Abbeyfeale (Mainistir na Feile in Irish meaning 'Abbey of the River Feale') is situated on the River Feale, in the foothills of the Mullaghareik Mountains. It has a population of 1,486 (1996). The name is derived from a Cistercian abbey, founded in 1188 by Brian O'Brien. Later this became a cell to the great house of Monasteranenagh, near Croom.

Its fortunes fluctuated with the ebb and flow of the Tudor Wars. All trace of the abbey has disappeared, but a small remnant of the abbey church was built into the town. The ruined Portrinand Castle is one and a half miles to the north-west near the River Feale. This was a former 14th century Geraldine stronghold.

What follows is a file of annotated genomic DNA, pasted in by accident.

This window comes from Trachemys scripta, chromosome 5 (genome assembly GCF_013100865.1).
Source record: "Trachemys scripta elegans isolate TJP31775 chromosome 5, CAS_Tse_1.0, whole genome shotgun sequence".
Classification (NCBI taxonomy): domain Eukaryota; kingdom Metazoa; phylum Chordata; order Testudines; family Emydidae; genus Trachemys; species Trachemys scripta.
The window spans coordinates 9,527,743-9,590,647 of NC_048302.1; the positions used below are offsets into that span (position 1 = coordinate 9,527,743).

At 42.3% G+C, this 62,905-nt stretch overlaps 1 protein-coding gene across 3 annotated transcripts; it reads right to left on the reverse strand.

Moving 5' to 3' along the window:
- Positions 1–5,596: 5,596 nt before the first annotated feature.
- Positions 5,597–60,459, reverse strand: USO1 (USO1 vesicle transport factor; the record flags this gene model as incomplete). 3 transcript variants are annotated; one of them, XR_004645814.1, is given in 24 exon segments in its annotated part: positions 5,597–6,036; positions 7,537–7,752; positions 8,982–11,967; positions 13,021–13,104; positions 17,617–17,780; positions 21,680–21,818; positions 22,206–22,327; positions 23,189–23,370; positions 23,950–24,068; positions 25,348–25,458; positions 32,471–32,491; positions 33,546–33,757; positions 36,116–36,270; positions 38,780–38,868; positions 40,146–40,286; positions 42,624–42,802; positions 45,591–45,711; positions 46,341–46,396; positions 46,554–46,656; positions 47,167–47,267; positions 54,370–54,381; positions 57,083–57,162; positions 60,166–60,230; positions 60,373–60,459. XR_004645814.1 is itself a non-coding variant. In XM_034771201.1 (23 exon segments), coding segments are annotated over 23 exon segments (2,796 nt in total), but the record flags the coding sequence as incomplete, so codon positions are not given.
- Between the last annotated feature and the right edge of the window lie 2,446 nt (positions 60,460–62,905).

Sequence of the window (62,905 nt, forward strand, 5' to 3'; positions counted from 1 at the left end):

The main feature of the square in Abbeyfeale is the statue of Fr William Casey. Fr Casey was parish priest from 1883 to 1907 who helped the tenants farmers fight against their landlords. He also became a good friend of Michael Davitt and formed the first Land League group outside of Mayo. The fight was about the "Three F's" - Fair rent, Fixity of tenure and Freedom of the tenant to sell his interest in his holding.There is good trout fishing in the

River Feale and golf courses nearby. Nine miles northwest of Abbeyfeale is Listowel (a thriving town) and nine miles west is the well-known Kerry seaside resort of Ballybunion.

Abbeyfeale itself boasts some thirty pubs, excellent restaurants, horse riding, festivals and picturesque walks. Further a field are the coastal resorts of Ballybunnion (18 miles), and Tralee (25 miles), with its indoor swimming complex, the famous Killarney Lake (29 miles), Crag Caves (10 miles) ……all well worth a visit.


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